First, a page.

In economics, there tends to be two dominant ways of thinking about inflation. Either you agree with Milton Friedman, who described inflation as always and everywhere a monetary phenomenon (the result of too much money printing). Or you're more of a New Keynesian who thinks that higher prices are all about the relationship between demand and capacity. In a new paper inspired by Odd Lots and the series of disruptions that have rocked the economy since the global pandemic, UMass Amherst Economics Professor Isabella Weber describes a potential third way of thinking about inflation. She identifies systemically significant sources of inflation, or industries that could end up having a broader impact on a wide variety of prices. The hope is that by identifying these important sources of inflation early, policymakers can put in place measures to make sure price increases don't get out of hand. 
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    • 37 min
    Ex-Logger Aims to Beat Elon Musk in Electric Trucks

    Ex-Logger Aims to Beat Elon Musk in Electric Trucks

    While electric vehicle use is growing rapidly, the internal combustion engine remains completely dominant in the world of heavy trucks. At some point in the future, Tesla has a plan to commercialize an electric semi, but nobody really knows when. Meanwhile, other entities are looking to compete in the world of industrial vehicles. Chace Barber is a former trucker in the logging industry, which has some very different characteristics than the type of freight trucking you typically see on a highway. When you're driving over the Rocky Mountains, without easy proximity to mechanics, tow trucks or service stations, you need power and reliability. His company, Edison Motors, is building its own trucks with a hybrid diesel-electric approach that it sees as a better path forward. On this episode, we discuss the challenges of hauling logs, as well as how it's possible for a small entity to get in the game of building such large industrial equipment.
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    • 52 min
    Why Banks Are Suddenly Borrowing From the Fed's Discount Window

    Why Banks Are Suddenly Borrowing From the Fed's Discount Window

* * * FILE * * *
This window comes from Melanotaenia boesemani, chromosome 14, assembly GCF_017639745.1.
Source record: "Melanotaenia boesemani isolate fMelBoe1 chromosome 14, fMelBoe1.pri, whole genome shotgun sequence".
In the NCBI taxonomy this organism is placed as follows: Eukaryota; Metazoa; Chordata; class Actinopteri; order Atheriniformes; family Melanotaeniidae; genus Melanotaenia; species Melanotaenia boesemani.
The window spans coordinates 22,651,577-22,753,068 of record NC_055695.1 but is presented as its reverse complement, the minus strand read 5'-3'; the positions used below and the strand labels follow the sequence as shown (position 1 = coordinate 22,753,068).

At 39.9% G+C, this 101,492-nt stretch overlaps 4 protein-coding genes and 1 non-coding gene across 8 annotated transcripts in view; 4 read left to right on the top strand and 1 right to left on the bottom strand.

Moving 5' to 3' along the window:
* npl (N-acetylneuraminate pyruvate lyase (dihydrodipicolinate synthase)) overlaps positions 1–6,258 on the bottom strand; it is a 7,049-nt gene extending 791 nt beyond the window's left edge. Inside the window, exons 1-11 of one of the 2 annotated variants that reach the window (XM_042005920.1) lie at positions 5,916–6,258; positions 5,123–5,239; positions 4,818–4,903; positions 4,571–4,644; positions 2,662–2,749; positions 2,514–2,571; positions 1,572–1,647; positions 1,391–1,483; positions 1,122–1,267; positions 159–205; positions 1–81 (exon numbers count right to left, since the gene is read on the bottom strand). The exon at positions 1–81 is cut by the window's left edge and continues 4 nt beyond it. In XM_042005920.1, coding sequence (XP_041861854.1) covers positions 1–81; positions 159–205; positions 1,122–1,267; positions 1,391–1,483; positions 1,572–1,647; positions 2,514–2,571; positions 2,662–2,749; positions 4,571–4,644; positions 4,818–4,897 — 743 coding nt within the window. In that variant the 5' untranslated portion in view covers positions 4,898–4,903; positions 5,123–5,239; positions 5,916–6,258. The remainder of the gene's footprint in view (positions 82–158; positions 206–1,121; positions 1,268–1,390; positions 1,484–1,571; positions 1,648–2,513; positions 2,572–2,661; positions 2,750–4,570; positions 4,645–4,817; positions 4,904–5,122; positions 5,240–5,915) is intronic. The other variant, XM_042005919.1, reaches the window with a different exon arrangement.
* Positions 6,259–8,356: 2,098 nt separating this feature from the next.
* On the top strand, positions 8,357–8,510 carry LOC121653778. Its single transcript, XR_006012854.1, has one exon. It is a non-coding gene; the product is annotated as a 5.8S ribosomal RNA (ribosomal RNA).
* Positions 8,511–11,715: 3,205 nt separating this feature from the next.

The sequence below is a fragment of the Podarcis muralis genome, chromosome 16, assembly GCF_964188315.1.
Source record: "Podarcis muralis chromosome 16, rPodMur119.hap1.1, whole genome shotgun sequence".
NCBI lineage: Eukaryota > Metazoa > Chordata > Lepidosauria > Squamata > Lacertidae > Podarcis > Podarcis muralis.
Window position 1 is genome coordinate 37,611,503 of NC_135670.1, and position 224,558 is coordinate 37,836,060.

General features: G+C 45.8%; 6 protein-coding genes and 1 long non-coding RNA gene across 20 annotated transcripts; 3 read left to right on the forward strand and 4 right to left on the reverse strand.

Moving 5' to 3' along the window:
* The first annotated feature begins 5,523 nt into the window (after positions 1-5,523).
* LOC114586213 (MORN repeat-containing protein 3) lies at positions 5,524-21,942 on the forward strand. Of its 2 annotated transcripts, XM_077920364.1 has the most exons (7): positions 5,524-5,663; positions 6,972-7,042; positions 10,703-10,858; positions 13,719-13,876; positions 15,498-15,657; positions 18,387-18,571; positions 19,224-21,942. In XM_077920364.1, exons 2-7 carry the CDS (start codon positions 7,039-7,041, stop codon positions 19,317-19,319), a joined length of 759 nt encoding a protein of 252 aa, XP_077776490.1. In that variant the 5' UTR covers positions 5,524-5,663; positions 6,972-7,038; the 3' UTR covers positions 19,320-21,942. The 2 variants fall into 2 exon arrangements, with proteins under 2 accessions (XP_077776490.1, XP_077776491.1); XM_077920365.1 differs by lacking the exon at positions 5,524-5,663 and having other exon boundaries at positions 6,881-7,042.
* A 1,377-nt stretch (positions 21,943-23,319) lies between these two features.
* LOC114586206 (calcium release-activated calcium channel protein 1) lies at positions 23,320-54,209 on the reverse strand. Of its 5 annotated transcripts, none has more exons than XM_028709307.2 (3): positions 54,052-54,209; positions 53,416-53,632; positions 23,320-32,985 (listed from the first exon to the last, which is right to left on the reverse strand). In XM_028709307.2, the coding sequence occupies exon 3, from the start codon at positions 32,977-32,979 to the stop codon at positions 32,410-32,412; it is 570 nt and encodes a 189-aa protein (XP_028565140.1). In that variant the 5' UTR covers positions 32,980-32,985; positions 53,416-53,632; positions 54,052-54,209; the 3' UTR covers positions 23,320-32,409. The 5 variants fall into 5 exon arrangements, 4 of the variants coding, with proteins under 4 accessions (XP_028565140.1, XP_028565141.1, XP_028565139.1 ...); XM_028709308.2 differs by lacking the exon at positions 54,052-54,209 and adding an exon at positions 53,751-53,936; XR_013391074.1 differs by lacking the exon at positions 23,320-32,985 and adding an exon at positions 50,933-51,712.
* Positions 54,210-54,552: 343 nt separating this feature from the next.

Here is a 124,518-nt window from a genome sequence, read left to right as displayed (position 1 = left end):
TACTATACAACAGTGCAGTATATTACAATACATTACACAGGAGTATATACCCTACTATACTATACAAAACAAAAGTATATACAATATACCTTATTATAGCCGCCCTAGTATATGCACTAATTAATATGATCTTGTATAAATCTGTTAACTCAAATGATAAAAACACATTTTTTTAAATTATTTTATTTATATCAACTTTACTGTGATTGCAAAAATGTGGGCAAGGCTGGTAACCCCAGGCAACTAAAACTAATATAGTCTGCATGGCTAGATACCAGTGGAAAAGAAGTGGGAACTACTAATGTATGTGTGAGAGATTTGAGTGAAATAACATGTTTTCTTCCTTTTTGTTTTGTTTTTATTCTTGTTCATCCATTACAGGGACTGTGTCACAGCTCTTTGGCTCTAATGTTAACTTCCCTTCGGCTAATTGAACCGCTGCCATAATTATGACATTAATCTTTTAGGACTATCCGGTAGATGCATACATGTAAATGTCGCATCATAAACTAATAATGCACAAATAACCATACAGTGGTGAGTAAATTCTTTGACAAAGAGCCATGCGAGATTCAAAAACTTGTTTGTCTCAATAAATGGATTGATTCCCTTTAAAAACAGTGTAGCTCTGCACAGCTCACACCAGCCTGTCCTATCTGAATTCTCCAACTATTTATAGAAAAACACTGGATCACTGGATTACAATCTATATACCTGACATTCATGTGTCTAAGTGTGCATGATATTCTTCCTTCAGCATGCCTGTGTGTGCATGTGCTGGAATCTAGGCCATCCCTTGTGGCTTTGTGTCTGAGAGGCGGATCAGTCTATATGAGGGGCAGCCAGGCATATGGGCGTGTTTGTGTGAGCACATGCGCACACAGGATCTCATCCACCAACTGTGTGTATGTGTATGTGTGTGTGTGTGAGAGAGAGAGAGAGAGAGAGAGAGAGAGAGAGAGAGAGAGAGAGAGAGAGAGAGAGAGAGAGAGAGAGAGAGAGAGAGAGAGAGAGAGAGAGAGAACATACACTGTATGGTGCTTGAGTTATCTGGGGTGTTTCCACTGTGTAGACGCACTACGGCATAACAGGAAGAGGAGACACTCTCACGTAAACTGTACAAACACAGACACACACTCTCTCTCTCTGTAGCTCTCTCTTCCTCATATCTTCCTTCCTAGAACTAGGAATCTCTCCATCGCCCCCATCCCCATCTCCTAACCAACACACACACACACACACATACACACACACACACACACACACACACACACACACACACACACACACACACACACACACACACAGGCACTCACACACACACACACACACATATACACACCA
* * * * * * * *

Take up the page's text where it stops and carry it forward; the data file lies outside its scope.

The discount window at the Federal Reserve allows banks to borrow money at an above-market rate in exchange for high-quality collateral. The facility is always available to use, but typically nobody does. Not only is the borrowing costlier, there's also a "stigma" associated with its usage, since the perception is that if you use it your institution might be in some kind of financial distress. So why has some entity (or multiple entities) been using it lately? On this episode of the podcast, we speak with Bill Nelson, chief economist at the Bank Policy Institute and a former employee of the Federal Reserve who helped design and manage the discount window for 10 years. We discuss what the program is, its history and how it's used today.
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    • 38 min

Customer Reviews

4.4 out of 5
962 Ratings

962 Ratings

JudyPaonia ,

Fascinating

Just listened to the ex- logger talk about his hands on practical knowledge of how to build electric- diesal big trucks. Learned more about supply chain, peak vs average electric supply needs and the world of real applications. And loved every bit of the questions and responses..
what a relief to hear real vs pie in the sky predictions

nicolasaf ,

I really love this podcast

There is something about this podcast that just makes sense. For one, the production quality is insane. And two… the hosts are amazing. They don’t spend 10 minutes asking a question that doesn’t make sense. They just ask their guest to speak their mind and then offer a great breakdown of what was just said. I love it.

I can listed to this podcast all day and will learn things all. Day. I love it.

ZZ1949 ,

The two dumbest.. like… people…

Like… in.. making… like… podcast… like crypto?